I can't help but think that Reed's efforts to bring MLB in the form of the A's is in serious trouble. Last week, Oakland A's owner Lew Wolfe asked the City of Oakland for a 5 year extension on their lease at "O Co." MLB hasn't given any indication whether or not they will allow a move to San Jose.

Add to this County Assessor Larry Stone (a Reed supported and supporter of an A's to SJ move) was recently quoted as saying, "The original deal was pretty simple: the redevelopment agency would buy all the land, and the A's would build the stadium. That's all changed, and it's much more complicated.''

So what got more complicated? MLB wants a bigger facility requiring more land that will still need to be purchased. Brown has stolen the Redevelopment Agency's money, so the City would still need to find more than $300 million to improve the surface streets around any new stadium.  

Hey, Reed, that $500 million savings the unions offered could go a long way right now, not to mention the value of the political support police and fire could have generated had you not been such a jerk!

Has Reed learned anything? I doubt it. Now it's time to hang on for the ride off San Jose's fiscal cliff.



This YouTube video is likely to wind up in the inboxes of many of you, so here's a preview. It's about England's ban on fox hunting and handguns. The topic is referenced on dozens of different websites by going to Google and searching for "England warns America; don't let them take your guns." You could spend the rest of the day by going to some of the sites and reading the dialogue that has stirred up so many people who have seen the video.

Truth be told, it's a pretty compelling presentation that might lead some to believe the video is current, but it's not. In fact, it's several years old, but it has resurfaced and grown legs since the recent mass shootings here in the US. The question is, does that change anything? Watch the video and decide for yourself. You may come away with the opinion that England with its strict gun control isn't as safe as the American media would have you to believe. And keep in mind that the population of England is less than one-sixth that of the US (50 million vs. 313 million).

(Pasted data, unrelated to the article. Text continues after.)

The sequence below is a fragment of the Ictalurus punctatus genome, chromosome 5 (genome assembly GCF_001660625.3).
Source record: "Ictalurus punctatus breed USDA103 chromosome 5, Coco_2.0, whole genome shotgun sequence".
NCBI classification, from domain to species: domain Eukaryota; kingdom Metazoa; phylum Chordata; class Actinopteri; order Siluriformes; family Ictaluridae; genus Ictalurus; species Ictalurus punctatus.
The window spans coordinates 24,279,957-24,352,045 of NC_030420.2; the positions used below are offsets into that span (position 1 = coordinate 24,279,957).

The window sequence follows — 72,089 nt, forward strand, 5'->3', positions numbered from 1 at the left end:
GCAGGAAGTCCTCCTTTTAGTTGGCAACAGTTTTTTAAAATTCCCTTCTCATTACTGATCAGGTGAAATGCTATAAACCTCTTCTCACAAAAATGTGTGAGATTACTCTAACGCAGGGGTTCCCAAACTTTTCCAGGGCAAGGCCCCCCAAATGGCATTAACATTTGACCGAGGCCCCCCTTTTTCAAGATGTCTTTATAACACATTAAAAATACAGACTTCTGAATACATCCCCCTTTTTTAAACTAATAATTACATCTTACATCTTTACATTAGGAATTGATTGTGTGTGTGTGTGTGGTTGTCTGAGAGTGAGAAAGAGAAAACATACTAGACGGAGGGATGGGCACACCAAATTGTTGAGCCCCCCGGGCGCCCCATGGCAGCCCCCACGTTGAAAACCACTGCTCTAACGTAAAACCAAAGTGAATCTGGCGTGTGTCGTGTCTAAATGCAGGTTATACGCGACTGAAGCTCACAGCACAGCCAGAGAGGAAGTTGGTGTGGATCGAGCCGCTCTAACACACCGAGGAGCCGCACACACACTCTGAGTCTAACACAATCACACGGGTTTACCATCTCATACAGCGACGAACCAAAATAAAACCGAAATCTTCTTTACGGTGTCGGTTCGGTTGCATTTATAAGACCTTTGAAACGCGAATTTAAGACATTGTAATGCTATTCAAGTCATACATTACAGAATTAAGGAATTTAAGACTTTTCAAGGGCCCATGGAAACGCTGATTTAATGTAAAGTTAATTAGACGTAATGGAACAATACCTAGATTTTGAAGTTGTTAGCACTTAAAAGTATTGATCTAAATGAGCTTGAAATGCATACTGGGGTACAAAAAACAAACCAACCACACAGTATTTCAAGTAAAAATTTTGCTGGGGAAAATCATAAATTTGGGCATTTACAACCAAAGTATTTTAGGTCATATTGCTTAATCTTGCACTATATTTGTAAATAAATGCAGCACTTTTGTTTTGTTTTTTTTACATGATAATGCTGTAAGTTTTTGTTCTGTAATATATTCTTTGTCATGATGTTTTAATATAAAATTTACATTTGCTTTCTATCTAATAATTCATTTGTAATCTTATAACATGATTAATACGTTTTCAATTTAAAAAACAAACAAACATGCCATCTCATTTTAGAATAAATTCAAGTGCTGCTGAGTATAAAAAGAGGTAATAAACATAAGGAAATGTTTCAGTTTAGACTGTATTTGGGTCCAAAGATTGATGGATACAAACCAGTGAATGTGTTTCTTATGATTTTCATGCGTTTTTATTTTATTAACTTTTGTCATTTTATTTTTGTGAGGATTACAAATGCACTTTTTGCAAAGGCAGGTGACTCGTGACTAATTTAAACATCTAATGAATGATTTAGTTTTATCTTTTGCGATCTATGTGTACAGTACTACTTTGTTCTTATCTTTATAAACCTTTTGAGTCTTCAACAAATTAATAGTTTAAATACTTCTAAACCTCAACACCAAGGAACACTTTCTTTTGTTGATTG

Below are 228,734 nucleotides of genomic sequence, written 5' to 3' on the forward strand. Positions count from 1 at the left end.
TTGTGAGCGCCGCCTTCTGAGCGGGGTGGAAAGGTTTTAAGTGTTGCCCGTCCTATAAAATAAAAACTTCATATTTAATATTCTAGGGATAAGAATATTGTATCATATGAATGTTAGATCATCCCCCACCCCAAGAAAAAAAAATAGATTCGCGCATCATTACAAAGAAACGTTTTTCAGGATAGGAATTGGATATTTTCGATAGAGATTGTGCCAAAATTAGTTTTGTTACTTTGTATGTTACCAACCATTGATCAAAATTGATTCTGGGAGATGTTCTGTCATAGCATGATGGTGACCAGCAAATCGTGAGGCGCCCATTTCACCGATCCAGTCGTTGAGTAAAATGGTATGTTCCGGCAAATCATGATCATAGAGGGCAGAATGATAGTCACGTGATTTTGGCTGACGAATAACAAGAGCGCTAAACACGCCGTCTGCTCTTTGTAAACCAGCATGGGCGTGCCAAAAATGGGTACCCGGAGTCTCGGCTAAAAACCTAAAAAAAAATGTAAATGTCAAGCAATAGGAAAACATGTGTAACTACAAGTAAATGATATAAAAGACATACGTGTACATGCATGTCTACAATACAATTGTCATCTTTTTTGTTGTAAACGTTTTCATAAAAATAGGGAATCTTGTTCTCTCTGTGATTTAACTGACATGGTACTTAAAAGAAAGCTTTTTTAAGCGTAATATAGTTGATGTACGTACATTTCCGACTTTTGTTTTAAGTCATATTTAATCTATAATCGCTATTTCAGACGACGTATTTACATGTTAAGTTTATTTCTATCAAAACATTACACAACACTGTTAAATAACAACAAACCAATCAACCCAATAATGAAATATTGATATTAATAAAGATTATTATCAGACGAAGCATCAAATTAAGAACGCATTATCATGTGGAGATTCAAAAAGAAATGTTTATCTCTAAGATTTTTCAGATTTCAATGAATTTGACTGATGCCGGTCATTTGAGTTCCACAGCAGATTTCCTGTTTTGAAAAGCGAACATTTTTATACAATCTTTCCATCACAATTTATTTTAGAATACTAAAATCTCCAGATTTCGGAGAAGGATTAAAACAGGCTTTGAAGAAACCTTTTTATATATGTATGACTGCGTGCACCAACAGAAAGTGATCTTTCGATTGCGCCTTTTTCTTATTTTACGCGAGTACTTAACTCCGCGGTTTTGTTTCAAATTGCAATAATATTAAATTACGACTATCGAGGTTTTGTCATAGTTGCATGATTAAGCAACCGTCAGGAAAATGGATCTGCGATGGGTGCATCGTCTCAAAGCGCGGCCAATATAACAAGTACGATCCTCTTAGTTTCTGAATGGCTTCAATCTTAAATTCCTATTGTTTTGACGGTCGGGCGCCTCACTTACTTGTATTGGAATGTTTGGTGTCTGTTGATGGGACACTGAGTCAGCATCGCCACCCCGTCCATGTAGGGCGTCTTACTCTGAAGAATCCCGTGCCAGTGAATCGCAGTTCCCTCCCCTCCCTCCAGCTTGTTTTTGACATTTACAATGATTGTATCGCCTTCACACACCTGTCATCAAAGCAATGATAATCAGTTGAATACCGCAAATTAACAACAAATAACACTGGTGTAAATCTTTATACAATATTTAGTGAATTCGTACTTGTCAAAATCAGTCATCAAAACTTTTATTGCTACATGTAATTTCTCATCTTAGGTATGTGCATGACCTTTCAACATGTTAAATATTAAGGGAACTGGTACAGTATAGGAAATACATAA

(9 Mins.)


Note: Tony Martin, who is mentioned in the video as a farmer who ' is still in prison' for shooting a burglar, was released in July 2003 after serving three years of his five-year sentence that had been reduced from murder to manslaughter.


And Tony Blair, who was England's Prime Minister when the demonstration in the video took place, left office in June 2007.




The facts behind the legends, information and
misinformation that has or may show up in your inbox

New Articles

• Did actor Denzel Washington make a large donation to the Fisher House while visiting Brooke Army Medical Center?

• How real is the Discovery Channel's Amish Mafia "reality" series?

• Was Fox News host Bill O'Reilly arrested for assaulting a department store Santa?

• Did a newspaper publish a map showing the home addresses of handgun permit holders in two New York counties?

• Phishing scheme: FedEx undeliverable parcel notifications.

• Letter from nonagenarian World War II veteran criticizes President Obama.

• Does NORAD annually track Santa's progress because a wrong phone number was once published in a newspaper ad?

• Text reproduces former president George H.W. Bush's 1995 letter of resignation as a Life Member of the NRA.

 • Don't forget to visit our Daily Snopes page for a collection of odd news stories from around the world!

Worth a Second Look

• A compendium of New Year's Superstitions.

Still Haunting the Inbox

• Check out our 25 Hottest Urban Legends list to keep abreast of what's circulating in the on-line world.

Fraud Afoot

• Visit our Top Scams page for a list of schemes commonly used by crooks to separate the unwary from their money.



This beautiful rendition of Auld Lang Syne by Sissel seems like a good way to start off the New Year. It begins with a short prayer, and given what took place in 2012, many would say the world could use one. (6 Mins.)


• • • • •

If you would like to be a fly on the wall of the cockpit of the world's largest commercial passenger jet, simply click on the link below and you will immediately find yourself aboard Lufthansa Flight 454 as the massive A380-800 Airbus makes its approach and lands at SFO to a wet greeting by two of the airport's fire trucks.
(14 Mins.)

Best viewed in large or full screen...



Sudden thought: If neither of the pilots informed the hundreds of passengers on board about the fire truck greeting, what are the odds that some of those with window seats wet themselves thinking the plane was on fire?


• • • • •


Steve Postier says everyone who uses a gas grill should consider viewing this short video. If you watch ESPN or saw the Rose Parade on ABC you will recognize Hannah Storm. (3 Mins.)


• • • • •